Helping families eat healthier for less

Helping families eat healthier for less

Wednesday, August 21, 2013

Refrigerator Zucchini Pickles


Refrigerator Zucchini Pickles
Raising the Bar on food in a jar is the Recipe Redux theme for August.

I have an abundance of zucchini. I only planted one zucchini plant in my own vegetable garden, but also get zucchini in my weekly CSA package. So when I learned about the theme of this month’s Recipe Redux, I decided to make zucchini pickles.
I did some web surfing and came across a recipe from McCormick for refrigerator bread and butter pickles. I started with this recipe for my inspiration because it seemed easier than “traditional” pickle recipes. You simply put thinly sliced cucumbers (zucchini in my case) in a canning jar, heat a mixture of white vinegar, sugar and spices and pour it over the cuke slices. Then you put the jar in the refrigerator and shake it once a day for 3 to 5 days. No real canning involved. However, this means the jar must be kept refrigerated, but it is good for up to 2 months.
Here are photos of the preparation
Preparation of Refrigerator Zucchini Pickles
 
I was very pleased with the way the zucchini pickles came out. A new way to enjoy zucchini!
 
Here is the complete recipe:

                   Refrigerator Zucchini Pickles


Ingredients:

2 pounds zucchini, trimmed

2/3 cup agave syrup or honey

3 cups distilled white vinegar

1/4 cup thinly sliced red onion

2 tsp kosher salt

2 tsp mixed pickling spice

2 tsp mustard seed

2 tsp ground turmeric

2 tsp dried dill weed

 
Directions:

 Using mandolin or knife, carefully slice zucchini into 1/16th-inch slices. Divide sliced zucchini equally between two clean quart size canning jars. Mix remaining ingredients in medium saucepan and bring to a boil over medium-high heat, stirring occasionally to dissolve sugar. Reduce to low and simmer for 5 minutes. Pour vinegar mixture over zucchini in jars, leaving at least 1/4-inch headspace. Let cool. Screw on metal lids and shake to distribute contents. Refrigerate pickles. Shake jars once a day for 3 to 5 days to redistribute seasonings. Store in refrigerator for up to 2 months.

 
Makes 2 quarts (16 servings).

 Nutrition Information per Serving (1/16th of recipe):
66 calories,0 g total fat, 0 g saturated fat, 0 mg cholesterol, 1 g dietary fiber, 1 g protein, and 274 mg sodium. One serving of this low cost recipe provides a good source of vitamin C.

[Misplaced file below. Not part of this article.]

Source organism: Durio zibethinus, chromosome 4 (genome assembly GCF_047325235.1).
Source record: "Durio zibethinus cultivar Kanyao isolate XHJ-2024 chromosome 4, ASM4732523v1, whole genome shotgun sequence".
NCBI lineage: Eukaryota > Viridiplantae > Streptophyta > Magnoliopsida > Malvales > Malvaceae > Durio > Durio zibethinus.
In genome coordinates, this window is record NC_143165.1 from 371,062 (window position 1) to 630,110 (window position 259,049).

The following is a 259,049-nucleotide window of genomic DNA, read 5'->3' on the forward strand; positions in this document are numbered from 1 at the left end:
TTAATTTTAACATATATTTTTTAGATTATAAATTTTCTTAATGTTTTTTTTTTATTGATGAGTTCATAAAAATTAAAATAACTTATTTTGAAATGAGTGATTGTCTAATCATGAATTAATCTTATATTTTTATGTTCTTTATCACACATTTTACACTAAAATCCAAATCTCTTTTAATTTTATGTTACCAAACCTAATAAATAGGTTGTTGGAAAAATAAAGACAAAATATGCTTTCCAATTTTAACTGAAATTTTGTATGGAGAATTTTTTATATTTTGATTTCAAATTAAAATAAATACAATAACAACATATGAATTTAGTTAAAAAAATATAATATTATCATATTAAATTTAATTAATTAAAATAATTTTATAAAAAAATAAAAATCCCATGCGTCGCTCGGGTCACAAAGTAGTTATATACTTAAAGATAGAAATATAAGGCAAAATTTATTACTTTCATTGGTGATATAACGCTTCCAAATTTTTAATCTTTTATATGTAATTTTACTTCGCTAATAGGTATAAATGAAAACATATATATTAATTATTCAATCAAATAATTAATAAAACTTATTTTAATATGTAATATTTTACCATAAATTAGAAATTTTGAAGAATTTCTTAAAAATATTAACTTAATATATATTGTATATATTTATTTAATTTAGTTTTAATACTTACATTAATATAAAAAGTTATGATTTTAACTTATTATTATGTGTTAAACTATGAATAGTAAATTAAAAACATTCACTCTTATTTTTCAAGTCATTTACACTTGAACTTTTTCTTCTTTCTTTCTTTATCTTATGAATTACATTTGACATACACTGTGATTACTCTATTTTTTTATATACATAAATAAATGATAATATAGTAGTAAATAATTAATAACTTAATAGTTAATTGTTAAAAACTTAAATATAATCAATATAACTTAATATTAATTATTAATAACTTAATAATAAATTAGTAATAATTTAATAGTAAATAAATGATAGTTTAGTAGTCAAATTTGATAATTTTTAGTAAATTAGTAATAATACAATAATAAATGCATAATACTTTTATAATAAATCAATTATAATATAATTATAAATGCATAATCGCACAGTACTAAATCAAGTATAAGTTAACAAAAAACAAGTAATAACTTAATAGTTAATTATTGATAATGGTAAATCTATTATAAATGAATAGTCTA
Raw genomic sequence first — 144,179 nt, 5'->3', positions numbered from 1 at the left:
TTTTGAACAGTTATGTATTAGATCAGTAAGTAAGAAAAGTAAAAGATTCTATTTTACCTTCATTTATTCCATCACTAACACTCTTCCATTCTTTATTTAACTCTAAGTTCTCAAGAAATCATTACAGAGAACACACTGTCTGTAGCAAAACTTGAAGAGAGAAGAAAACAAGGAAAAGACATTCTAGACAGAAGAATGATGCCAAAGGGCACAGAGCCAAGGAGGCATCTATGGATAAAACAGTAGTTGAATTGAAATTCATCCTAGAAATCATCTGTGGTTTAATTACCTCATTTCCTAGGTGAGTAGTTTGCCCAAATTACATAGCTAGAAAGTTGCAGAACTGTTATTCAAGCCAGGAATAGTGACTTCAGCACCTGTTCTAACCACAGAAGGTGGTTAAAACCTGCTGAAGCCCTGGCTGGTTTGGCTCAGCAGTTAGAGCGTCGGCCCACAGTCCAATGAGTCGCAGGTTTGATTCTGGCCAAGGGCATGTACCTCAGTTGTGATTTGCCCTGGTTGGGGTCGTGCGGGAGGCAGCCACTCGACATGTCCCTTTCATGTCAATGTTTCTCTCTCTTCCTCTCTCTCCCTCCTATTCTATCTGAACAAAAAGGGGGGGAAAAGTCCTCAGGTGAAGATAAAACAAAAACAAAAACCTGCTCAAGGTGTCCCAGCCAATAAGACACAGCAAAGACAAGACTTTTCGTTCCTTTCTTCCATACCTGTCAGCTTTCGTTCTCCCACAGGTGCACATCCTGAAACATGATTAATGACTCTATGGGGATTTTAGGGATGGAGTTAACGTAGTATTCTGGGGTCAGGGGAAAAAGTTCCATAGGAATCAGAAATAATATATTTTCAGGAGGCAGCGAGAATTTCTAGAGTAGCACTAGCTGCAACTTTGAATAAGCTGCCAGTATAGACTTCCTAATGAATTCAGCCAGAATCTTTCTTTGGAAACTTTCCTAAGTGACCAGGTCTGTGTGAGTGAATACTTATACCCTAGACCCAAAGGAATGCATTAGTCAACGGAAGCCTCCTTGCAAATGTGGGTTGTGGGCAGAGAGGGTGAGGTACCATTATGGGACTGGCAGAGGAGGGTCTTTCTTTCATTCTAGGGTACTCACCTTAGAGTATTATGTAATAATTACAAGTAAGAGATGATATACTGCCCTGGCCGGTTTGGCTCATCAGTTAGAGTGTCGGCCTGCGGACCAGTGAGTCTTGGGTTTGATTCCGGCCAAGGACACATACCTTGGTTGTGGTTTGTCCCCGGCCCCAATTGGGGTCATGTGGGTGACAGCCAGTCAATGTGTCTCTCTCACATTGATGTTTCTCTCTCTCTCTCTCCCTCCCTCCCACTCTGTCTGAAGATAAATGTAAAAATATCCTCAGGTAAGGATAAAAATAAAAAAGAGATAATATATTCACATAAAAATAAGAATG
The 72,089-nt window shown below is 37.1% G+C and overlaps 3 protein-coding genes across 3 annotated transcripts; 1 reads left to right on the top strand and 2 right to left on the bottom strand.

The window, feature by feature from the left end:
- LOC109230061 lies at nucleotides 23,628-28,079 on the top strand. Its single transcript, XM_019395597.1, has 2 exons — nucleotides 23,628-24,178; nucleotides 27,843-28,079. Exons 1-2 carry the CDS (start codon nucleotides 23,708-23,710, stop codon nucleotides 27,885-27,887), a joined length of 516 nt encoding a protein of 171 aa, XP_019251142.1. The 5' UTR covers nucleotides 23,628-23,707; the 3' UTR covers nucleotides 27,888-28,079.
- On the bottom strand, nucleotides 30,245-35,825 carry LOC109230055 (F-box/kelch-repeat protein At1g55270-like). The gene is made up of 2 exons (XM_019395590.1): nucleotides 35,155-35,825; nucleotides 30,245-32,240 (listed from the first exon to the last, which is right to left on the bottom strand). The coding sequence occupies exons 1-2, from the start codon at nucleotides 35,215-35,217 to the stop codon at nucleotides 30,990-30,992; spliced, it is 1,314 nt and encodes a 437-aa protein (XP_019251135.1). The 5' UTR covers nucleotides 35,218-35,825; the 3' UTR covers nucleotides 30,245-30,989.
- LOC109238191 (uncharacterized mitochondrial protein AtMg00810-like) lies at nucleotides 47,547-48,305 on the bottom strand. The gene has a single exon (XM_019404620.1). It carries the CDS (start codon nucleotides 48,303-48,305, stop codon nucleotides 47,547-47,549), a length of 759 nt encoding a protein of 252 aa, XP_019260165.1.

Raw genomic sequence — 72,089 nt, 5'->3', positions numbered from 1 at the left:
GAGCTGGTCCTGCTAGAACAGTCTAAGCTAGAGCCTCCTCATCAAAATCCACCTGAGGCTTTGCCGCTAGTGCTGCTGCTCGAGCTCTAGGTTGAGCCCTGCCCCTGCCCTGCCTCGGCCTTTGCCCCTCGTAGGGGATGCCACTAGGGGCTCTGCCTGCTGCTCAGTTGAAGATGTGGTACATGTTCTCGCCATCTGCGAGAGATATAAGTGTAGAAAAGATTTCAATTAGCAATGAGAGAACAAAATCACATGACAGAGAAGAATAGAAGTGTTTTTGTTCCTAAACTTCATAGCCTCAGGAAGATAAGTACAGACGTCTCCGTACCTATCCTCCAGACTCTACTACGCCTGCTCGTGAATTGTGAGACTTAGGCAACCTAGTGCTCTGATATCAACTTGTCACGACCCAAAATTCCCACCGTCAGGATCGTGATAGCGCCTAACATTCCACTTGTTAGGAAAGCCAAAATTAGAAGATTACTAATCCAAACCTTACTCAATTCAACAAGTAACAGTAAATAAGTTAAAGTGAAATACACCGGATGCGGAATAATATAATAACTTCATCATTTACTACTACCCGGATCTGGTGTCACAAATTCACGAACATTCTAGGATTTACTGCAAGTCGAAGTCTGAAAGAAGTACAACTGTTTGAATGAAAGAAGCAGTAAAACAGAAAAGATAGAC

Cost per Serving: $0.39

Pricing Note: all ingredients were at “regular” prices.
 
Click here to download and print a copy of this recipe.
 
Be sure to check out these other canned favorites from fellow Recipe Reduxers.

 

17 comments:

  1. What a great way to use up summer zukes! Love it!

    ReplyDelete
    Replies
    1. Hi, Danielle. Yes, I'm so excited about finding a new, delicious way to eat zucchini.

      Delete
  2. Yes, you and I are on the same page: refrigerator pickles/zucchini are so much easier than heat processing!

    ReplyDelete
    Replies
    1. I agree completely. Much less fuss and no safety issues to speak of.

      Delete
  3. My mother in law makes refrigerator pickles and I always say I'm going to try as well! Love the idea with zucchini- I have so much right now!

    ReplyDelete
    Replies
    1. Give it a try. Works as well, if not better, than cucumbers in my opinion.

      Delete
  4. Love pickled zucchini! Thanks for sharing such a simple recipe.

    ReplyDelete
  5. I'm going to pickle chard stems today! Hoping to get zucchini in my CSA today so maybe I'll try this as well...

    ReplyDelete
    Replies
    1. Have never tried pickled chard stems, but would be so pretty if you use the rainbow chard.

      Delete
  6. OK - this is like an aha moment - never ever thought to pickle zucchini and I love the refrigerator method like this recipe.

    ReplyDelete
    Replies
    1. The possibilities are endless. Maybe pickled carrots or green beans?

      Delete
  7. This is the first summer I've tried refrigerator pickling, and I'm hooked! I can't wait to try zucchini.

    ReplyDelete
    Replies
    1. As I just mentioned, there are so many options. It's an easy way to "pickle" without the fuss.

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  8. Great idea! Going to try this one.

    ReplyDelete
    Replies
    1. Let me know what you think. It's worth a try. It's easy.

      Delete
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